Fire power: North Korea's nuclear weapons programme

Fire power: North Korea’s nuclear weapons programme


SEOUL: North Korea’s firing of a suspected submarine-launched ballistic missile into the sea Thursday, if confirmed, would mark the nuclear-armed country’s latest advance in weapons technology.
Here we look back at the development of the regime’s banned nuclear weapons and ballistic missile programmes:
North Korea starts working in the late 1970s on a version of the Soviet Scud-B missile with a range of around 300 kilometres (around 200 miles), carrying out its first test in 1984.
Between 1987 and 1992, it begins developing longer-range missiles, including the Taepodong-1 (2,500 km) and Taepodong-2 (6,700 km).
The Taepodong-1 is test-fired over Japan in 1998 but the following year, Pyongyang declares a moratorium on such tests as ties with the United States improve.
It ends the moratorium in 2005, blaming the George W. Bush administration’s “hostile” policy, and carries out its first nuclear test on October 9, 2006.
In May 2009, there is a second underground nuclear test, several times more powerful than the first.
Kim Jong Un succeeds his father Kim Jong Il — who dies in December 2011 — and oversees a third nuclear test in 2013.
There is a fourth underground nuclear test in January 2016, which Pyongyang claims is a hydrogen bomb.
In March, Kim claims the North has successfully miniaturised a thermonuclear warhead, and in April it test-fires a submarine-launched ballistic missile.
On August 3, it fires, for the first time, a ballistic missile directly into Japanese-controlled waters. Later that month, it successfully test-fires another SBLM.
There is a fifth nuclear test on September 9.
Between February and May, the North tests a series of ballistic missiles that fall into the Sea of Japan. Pyongyang claims these are exercises to hit US bases in Japan.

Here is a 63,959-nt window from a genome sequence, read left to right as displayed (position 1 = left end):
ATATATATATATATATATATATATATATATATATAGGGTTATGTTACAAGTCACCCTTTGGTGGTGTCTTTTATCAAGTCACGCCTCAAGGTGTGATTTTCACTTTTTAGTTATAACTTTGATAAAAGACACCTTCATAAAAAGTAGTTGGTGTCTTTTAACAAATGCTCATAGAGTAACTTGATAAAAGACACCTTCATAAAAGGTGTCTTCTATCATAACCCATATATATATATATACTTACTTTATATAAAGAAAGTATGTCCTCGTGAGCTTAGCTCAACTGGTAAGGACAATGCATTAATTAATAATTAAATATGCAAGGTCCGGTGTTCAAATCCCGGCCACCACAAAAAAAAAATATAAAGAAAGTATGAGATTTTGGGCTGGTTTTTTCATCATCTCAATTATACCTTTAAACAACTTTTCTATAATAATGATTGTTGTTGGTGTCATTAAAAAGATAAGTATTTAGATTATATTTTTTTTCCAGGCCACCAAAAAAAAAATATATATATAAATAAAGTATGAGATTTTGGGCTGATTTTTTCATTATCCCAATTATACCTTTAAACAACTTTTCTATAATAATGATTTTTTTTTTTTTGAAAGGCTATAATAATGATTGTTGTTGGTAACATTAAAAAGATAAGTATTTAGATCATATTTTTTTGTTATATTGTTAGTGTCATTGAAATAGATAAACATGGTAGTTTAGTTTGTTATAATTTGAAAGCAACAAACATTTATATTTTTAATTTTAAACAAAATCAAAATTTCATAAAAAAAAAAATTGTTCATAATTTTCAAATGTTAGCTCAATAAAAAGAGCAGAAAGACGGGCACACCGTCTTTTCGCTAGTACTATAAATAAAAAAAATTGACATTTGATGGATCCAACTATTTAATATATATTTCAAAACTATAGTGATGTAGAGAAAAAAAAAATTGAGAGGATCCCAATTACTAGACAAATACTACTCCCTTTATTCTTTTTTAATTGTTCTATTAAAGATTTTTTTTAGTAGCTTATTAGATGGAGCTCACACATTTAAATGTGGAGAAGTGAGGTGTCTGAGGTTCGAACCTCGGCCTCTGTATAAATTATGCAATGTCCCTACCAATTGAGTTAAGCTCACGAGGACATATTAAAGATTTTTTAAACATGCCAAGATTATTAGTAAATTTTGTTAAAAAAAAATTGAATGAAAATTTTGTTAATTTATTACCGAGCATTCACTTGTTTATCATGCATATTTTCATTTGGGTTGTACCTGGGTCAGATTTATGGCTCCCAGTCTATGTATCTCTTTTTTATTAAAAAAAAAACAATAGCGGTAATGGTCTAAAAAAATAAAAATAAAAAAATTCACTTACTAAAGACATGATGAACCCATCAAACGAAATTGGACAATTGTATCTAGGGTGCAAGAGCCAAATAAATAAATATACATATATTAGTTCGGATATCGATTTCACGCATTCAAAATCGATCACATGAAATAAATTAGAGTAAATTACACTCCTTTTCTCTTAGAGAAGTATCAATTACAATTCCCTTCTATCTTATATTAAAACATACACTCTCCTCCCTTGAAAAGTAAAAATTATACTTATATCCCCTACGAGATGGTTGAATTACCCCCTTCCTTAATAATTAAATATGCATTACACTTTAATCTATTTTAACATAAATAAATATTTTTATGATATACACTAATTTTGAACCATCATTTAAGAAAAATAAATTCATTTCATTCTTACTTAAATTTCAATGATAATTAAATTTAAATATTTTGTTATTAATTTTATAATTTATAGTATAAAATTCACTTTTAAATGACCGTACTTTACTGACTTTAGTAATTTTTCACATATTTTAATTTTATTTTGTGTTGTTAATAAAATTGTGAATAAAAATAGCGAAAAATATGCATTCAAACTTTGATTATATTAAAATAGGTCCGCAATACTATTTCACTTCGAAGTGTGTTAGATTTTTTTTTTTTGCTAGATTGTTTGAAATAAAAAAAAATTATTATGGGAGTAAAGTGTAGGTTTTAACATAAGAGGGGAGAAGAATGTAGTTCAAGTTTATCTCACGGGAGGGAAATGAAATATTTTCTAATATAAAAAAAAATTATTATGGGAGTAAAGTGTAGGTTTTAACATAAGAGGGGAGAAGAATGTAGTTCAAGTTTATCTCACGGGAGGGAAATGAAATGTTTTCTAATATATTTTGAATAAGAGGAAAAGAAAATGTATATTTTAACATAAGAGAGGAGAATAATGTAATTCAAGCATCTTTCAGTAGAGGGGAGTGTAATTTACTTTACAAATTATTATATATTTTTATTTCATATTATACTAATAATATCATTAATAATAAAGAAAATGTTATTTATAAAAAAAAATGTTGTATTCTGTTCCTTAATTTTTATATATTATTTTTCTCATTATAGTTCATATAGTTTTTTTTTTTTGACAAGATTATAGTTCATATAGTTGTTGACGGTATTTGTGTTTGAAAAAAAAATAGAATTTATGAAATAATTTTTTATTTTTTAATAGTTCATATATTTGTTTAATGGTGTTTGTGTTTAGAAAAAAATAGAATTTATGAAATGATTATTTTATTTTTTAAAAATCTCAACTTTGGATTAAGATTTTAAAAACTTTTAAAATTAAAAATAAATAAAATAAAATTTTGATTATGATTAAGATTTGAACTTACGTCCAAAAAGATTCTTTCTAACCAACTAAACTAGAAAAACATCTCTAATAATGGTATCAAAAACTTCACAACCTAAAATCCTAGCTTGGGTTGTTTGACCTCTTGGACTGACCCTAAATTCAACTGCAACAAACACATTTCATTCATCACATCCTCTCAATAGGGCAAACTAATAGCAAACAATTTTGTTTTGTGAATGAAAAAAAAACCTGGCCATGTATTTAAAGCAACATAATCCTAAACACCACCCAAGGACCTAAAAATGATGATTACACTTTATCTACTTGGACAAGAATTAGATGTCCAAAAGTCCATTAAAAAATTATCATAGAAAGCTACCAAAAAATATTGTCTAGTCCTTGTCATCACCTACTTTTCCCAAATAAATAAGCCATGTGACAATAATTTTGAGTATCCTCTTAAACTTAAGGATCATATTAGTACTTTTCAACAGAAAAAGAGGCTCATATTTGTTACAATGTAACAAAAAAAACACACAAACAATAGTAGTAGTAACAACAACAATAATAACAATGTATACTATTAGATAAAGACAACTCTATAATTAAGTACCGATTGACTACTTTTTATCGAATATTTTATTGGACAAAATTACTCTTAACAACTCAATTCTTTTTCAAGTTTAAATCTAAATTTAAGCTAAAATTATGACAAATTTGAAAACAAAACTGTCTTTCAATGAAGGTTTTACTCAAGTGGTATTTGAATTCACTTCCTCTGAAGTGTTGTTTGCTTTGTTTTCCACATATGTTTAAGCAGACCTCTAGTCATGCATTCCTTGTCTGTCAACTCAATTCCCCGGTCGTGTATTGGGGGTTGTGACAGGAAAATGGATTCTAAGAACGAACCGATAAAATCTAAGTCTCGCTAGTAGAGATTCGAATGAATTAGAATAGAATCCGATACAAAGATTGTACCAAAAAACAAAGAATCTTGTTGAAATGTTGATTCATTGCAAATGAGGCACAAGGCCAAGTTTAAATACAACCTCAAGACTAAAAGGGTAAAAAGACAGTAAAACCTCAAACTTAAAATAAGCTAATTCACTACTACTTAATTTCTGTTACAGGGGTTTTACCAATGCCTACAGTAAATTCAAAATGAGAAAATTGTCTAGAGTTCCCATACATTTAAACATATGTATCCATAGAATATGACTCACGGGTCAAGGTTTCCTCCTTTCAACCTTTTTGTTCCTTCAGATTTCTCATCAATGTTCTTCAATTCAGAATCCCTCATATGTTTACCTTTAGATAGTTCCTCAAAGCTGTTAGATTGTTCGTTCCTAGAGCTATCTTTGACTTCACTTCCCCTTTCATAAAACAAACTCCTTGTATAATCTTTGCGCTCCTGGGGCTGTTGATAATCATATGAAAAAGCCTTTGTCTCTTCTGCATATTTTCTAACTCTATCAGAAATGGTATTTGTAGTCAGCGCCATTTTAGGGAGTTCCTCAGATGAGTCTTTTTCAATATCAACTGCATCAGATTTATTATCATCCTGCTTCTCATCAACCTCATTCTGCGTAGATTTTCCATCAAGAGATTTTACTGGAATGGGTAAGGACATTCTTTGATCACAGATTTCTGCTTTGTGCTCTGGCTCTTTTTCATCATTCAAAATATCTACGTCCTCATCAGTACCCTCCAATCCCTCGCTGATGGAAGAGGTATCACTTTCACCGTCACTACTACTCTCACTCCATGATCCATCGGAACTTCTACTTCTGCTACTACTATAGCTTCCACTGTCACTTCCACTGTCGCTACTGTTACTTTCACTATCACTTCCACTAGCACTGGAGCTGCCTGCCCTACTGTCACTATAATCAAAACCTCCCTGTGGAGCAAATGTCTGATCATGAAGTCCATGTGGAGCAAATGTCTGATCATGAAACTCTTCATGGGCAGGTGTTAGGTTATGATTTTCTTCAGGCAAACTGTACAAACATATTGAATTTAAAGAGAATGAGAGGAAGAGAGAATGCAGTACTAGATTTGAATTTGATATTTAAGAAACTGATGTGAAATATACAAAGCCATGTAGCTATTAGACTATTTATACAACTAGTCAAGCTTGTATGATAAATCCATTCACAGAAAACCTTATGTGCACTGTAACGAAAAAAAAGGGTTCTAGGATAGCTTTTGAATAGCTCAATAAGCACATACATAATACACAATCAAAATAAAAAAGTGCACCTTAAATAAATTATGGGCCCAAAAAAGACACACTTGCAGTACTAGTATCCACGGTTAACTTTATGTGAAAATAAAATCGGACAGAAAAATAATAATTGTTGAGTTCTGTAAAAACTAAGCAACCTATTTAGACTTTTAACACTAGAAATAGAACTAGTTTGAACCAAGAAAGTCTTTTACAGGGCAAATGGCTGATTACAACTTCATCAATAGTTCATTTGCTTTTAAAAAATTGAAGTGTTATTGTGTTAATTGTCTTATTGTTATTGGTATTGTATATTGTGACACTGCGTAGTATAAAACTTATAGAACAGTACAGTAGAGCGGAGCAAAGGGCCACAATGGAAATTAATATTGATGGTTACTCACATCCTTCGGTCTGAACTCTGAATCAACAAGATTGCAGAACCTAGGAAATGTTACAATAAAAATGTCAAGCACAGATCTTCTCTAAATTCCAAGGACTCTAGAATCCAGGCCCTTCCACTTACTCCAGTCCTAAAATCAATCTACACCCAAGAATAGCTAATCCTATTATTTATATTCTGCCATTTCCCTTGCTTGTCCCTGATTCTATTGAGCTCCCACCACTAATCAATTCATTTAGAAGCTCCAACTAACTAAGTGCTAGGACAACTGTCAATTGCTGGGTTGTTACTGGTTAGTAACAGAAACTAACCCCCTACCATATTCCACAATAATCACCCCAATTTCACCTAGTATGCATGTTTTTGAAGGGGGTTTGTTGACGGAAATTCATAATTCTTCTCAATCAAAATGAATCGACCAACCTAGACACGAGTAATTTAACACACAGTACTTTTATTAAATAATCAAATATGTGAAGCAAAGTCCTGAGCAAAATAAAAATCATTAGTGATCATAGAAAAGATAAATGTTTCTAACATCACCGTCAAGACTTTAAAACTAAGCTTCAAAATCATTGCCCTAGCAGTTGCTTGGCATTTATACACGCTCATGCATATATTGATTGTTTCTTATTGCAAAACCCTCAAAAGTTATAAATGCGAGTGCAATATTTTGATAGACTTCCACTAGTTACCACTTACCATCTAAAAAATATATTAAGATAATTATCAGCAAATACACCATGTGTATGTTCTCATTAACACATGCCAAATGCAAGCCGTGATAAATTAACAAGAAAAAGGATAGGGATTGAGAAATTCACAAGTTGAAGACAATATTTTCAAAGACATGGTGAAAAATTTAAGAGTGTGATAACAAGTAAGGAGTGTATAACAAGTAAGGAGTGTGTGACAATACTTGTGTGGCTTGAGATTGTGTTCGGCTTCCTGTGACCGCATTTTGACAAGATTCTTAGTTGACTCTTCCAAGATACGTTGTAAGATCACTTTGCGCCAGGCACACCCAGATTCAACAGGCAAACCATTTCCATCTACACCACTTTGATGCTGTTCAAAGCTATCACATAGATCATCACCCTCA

A test on May 14 is of a “newly developed mid/long-range strategic ballistic rocket, Hwasong-12”, Pyongyang says. It flies 700 kilometres before landing in the Sea of Japan.
Two months later, North Korea announces it successfully tested on July 4 an inter-continental ballistic missile capable of reaching Alaska — a gift for the “American bastards” announced on US Independence Day.
There is a second successful ICBM test on July 28.
Then-president Donald Trump threatens Pyongyang on August 8 with “fire and fury” over its missile programme.
North Korea conducts its sixth and largest nuclear test on September 3, 2017. Monitoring groups estimate a yield of 250 kilotons, which is 16 times the size of the 15-kiloton US bomb that destroyed Hiroshima in 1945.
On September 15, less than a week after the UN adopts an eighth series of sanctions, North Korea fires an intermediate-range missile over Japan.
Just over a month later, Washington declares North Korea a state sponsor of terrorism, a day before adding to pressure on the isolated state with fresh sanctions.
On November 29, North Korea launches a new Hwasong-15 ICBM, which it claims could deliver a “super-large heavy warhead” anywhere on the US mainland.
Analysts agree the rocket is capable of reaching the US but voice scepticism that Pyongyang has mastered the advanced technology needed to allow the rocket to survive re-entry into the Earth’s atmosphere.
In his New Year speech, Kim states the development of North Korea’s nuclear force has been completed.
Catalysed by the Winter Olympics in the South, a rapid diplomatic thaw begins in February.
On April 21, Pyongyang says nuclear blasts and ICBM launches will cease immediately and the atomic test site at Punggye-ri will be dismantled to “transparently guarantee” the end of testing.
After the Hanoi summit in February 2019, negotiations between the US and North Korea are deadlocked.
Fresh tensions have been raised since mid-September 2021 with North Korea carrying out several test-fires, including Pyongyang said was a new hypersonic gliding missile.
On Tuesday, South Korea’s military said Pyongyang had fired a suspected submarine-launched ballistic missile into the sea.





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